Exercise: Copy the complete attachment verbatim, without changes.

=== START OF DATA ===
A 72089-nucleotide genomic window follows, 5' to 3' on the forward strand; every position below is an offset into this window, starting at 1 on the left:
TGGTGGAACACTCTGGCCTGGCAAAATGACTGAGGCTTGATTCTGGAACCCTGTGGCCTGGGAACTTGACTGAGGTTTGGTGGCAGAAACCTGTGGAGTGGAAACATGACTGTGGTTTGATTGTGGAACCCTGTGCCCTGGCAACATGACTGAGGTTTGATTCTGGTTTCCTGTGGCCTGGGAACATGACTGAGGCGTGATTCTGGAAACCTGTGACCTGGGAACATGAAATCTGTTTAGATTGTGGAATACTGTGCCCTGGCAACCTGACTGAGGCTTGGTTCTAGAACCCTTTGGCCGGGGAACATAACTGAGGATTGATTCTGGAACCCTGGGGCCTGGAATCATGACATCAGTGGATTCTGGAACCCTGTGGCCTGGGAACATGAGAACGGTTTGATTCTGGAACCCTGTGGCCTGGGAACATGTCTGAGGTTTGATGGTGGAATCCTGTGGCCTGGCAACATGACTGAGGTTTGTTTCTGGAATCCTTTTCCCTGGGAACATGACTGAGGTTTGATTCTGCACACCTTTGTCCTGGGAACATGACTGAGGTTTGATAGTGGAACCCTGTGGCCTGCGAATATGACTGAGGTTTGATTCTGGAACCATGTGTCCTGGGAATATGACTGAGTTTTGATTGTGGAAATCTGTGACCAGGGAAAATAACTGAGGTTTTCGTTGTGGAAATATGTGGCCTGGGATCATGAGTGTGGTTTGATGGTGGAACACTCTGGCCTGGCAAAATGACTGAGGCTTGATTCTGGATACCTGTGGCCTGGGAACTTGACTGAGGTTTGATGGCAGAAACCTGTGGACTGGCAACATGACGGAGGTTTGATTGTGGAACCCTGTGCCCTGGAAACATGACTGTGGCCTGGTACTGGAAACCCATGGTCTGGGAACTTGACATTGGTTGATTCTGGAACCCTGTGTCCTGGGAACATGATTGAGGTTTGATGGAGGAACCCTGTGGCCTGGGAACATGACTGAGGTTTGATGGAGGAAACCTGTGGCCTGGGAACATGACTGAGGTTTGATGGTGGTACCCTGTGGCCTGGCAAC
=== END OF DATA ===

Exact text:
A 72089-nucleotide genomic window follows, 5' to 3' on the forward strand; every position below is an offset into this window, starting at 1 on the left:
TGGTGGAACACTCTGGCCTGGCAAAATGACTGAGGCTTGATTCTGGAACCCTGTGGCCTGGGAACTTGACTGAGGTTTGGTGGCAGAAACCTGTGGAGTGGAAACATGACTGTGGTTTGATTGTGGAACCCTGTGCCCTGGCAACATGACTGAGGTTTGATTCTGGTTTCCTGTGGCCTGGGAACATGACTGAGGCGTGATTCTGGAAACCTGTGACCTGGGAACATGAAATCTGTTTAGATTGTGGAATACTGTGCCCTGGCAACCTGACTGAGGCTTGGTTCTAGAACCCTTTGGCCGGGGAACATAACTGAGGATTGATTCTGGAACCCTGGGGCCTGGAATCATGACATCAGTGGATTCTGGAACCCTGTGGCCTGGGAACATGAGAACGGTTTGATTCTGGAACCCTGTGGCCTGGGAACATGTCTGAGGTTTGATGGTGGAATCCTGTGGCCTGGCAACATGACTGAGGTTTGTTTCTGGAATCCTTTTCCCTGGGAACATGACTGAGGTTTGATTCTGCACACCTTTGTCCTGGGAACATGACTGAGGTTTGATAGTGGAACCCTGTGGCCTGCGAATATGACTGAGGTTTGATTCTGGAACCATGTGTCCTGGGAATATGACTGAGTTTTGATTGTGGAAATCTGTGACCAGGGAAAATAACTGAGGTTTTCGTTGTGGAAATATGTGGCCTGGGATCATGAGTGTGGTTTGATGGTGGAACACTCTGGCCTGGCAAAATGACTGAGGCTTGATTCTGGATACCTGTGGCCTGGGAACTTGACTGAGGTTTGATGGCAGAAACCTGTGGACTGGCAACATGACGGAGGTTTGATTGTGGAACCCTGTGCCCTGGAAACATGACTGTGGCCTGGTACTGGAAACCCATGGTCTGGGAACTTGACATTGGTTGATTCTGGAACCCTGTGTCCTGGGAACATGATTGAGGTTTGATGGAGGAACCCTGTGGCCTGGGAACATGACTGAGGTTTGATGGAGGAAACCTGTGGCCTGGGAACATGACTGAGGTTTGATGGTGGTACCCTGTGGCCTGGCAAC